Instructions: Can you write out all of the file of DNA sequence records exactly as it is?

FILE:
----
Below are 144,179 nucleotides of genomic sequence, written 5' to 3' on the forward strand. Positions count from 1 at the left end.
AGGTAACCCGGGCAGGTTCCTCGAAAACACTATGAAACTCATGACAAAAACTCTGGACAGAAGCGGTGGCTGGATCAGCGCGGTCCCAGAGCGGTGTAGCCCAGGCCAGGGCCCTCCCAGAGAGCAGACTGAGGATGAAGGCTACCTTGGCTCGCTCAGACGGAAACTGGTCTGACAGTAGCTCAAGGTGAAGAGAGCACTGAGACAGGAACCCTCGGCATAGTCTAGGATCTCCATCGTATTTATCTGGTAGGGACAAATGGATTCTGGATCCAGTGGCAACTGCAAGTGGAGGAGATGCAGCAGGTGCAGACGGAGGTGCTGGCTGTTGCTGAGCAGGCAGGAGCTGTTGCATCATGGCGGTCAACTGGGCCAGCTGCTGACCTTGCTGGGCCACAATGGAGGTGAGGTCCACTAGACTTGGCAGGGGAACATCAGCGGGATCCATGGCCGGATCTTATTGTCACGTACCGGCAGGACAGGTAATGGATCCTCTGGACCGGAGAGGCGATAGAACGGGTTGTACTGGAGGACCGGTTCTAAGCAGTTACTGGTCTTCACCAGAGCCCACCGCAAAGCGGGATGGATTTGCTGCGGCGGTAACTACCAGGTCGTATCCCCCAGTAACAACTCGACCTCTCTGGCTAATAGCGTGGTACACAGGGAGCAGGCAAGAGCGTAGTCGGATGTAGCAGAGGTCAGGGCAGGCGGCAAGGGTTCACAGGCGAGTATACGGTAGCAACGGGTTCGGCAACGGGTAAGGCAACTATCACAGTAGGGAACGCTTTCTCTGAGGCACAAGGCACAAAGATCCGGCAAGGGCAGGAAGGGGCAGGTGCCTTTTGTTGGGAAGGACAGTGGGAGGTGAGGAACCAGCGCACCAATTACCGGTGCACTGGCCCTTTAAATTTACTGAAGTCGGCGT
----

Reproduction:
Below are 144,179 nucleotides of genomic sequence, written 5' to 3' on the forward strand. Positions count from 1 at the left end.
AGGTAACCCGGGCAGGTTCCTCGAAAACACTATGAAACTCATGACAAAAACTCTGGACAGAAGCGGTGGCTGGATCAGCGCGGTCCCAGAGCGGTGTAGCCCAGGCCAGGGCCCTCCCAGAGAGCAGACTGAGGATGAAGGCTACCTTGGCTCGCTCAGACGGAAACTGGTCTGACAGTAGCTCAAGGTGAAGAGAGCACTGAGACAGGAACCCTCGGCATAGTCTAGGATCTCCATCGTATTTATCTGGTAGGGACAAATGGATTCTGGATCCAGTGGCAACTGCAAGTGGAGGAGATGCAGCAGGTGCAGACGGAGGTGCTGGCTGTTGCTGAGCAGGCAGGAGCTGTTGCATCATGGCGGTCAACTGGGCCAGCTGCTGACCTTGCTGGGCCACAATGGAGGTGAGGTCCACTAGACTTGGCAGGGGAACATCAGCGGGATCCATGGCCGGATCTTATTGTCACGTACCGGCAGGACAGGTAATGGATCCTCTGGACCGGAGAGGCGATAGAACGGGTTGTACTGGAGGACCGGTTCTAAGCAGTTACTGGTCTTCACCAGAGCCCACCGCAAAGCGGGATGGATTTGCTGCGGCGGTAACTACCAGGTCGTATCCCCCAGTAACAACTCGACCTCTCTGGCTAATAGCGTGGTACACAGGGAGCAGGCAAGAGCGTAGTCGGATGTAGCAGAGGTCAGGGCAGGCGGCAAGGGTTCACAGGCGAGTATACGGTAGCAACGGGTTCGGCAACGGGTAAGGCAACTATCACAGTAGGGAACGCTTTCTCTGAGGCACAAGGCACAAAGATCCGGCAAGGGCAGGAAGGGGCAGGTGCCTTTTGTTGGGAAGGACAGTGGGAGGTGAGGAACCAGCGCACCAATTACCGGTGCACTGGCCCTTTAAATTTACTGAAGTCGGCGT